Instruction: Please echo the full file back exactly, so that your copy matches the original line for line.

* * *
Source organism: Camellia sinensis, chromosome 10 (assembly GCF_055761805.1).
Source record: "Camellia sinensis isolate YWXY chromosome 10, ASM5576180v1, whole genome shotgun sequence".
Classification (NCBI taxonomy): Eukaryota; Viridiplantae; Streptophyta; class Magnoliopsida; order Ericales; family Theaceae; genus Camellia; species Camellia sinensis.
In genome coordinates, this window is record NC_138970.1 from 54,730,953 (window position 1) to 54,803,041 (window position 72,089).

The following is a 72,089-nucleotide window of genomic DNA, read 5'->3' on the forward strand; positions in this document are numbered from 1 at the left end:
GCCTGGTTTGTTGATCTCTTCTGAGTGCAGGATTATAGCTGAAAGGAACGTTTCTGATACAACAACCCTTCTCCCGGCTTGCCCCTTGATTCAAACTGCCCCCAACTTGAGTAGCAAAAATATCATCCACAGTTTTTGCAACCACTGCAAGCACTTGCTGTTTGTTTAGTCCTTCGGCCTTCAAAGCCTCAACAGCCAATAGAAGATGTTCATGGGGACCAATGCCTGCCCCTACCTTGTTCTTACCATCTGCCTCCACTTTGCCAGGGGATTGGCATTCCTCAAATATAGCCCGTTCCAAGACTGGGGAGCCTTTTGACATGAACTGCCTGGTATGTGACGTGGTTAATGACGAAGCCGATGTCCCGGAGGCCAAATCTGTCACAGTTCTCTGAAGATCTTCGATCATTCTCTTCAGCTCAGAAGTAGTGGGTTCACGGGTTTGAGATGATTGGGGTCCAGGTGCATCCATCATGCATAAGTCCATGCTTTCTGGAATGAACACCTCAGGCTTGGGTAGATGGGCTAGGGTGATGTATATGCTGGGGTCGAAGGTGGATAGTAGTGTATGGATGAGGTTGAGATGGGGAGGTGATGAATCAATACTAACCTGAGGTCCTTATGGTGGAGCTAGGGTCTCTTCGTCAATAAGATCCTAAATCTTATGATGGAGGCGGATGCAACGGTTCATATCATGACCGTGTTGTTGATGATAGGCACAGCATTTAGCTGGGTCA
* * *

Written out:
Source organism: Camellia sinensis, chromosome 10 (assembly GCF_055761805.1).
Source record: "Camellia sinensis isolate YWXY chromosome 10, ASM5576180v1, whole genome shotgun sequence".
Classification (NCBI taxonomy): Eukaryota; Viridiplantae; Streptophyta; class Magnoliopsida; order Ericales; family Theaceae; genus Camellia; species Camellia sinensis.
In genome coordinates, this window is record NC_138970.1 from 54,730,953 (window position 1) to 54,803,041 (window position 72,089).

The following is a 72,089-nucleotide window of genomic DNA, read 5'->3' on the forward strand; positions in this document are numbered from 1 at the left end:
GCCTGGTTTGTTGATCTCTTCTGAGTGCAGGATTATAGCTGAAAGGAACGTTTCTGATACAACAACCCTTCTCCCGGCTTGCCCCTTGATTCAAACTGCCCCCAACTTGAGTAGCAAAAATATCATCCACAGTTTTTGCAACCACTGCAAGCACTTGCTGTTTGTTTAGTCCTTCGGCCTTCAAAGCCTCAACAGCCAATAGAAGATGTTCATGGGGACCAATGCCTGCCCCTACCTTGTTCTTACCATCTGCCTCCACTTTGCCAGGGGATTGGCATTCCTCAAATATAGCCCGTTCCAAGACTGGGGAGCCTTTTGACATGAACTGCCTGGTATGTGACGTGGTTAATGACGAAGCCGATGTCCCGGAGGCCAAATCTGTCACAGTTCTCTGAAGATCTTCGATCATTCTCTTCAGCTCAGAAGTAGTGGGTTCACGGGTTTGAGATGATTGGGGTCCAGGTGCATCCATCATGCATAAGTCCATGCTTTCTGGAATGAACACCTCAGGCTTGGGTAGATGGGCTAGGGTGATGTATATGCTGGGGTCGAAGGTGGATAGTAGTGTATGGATGAGGTTGAGATGGGGAGGTGATGAATCAATACTAACCTGAGGTCCTTATGGTGGAGCTAGGGTCTCTTCGTCAATAAGATCCTAAATCTTATGATGGAGGCGGATGCAACGGTTCATATCATGACCGTGTTGTTGATGATAGGCACAGCATTTAGCTGGGTCA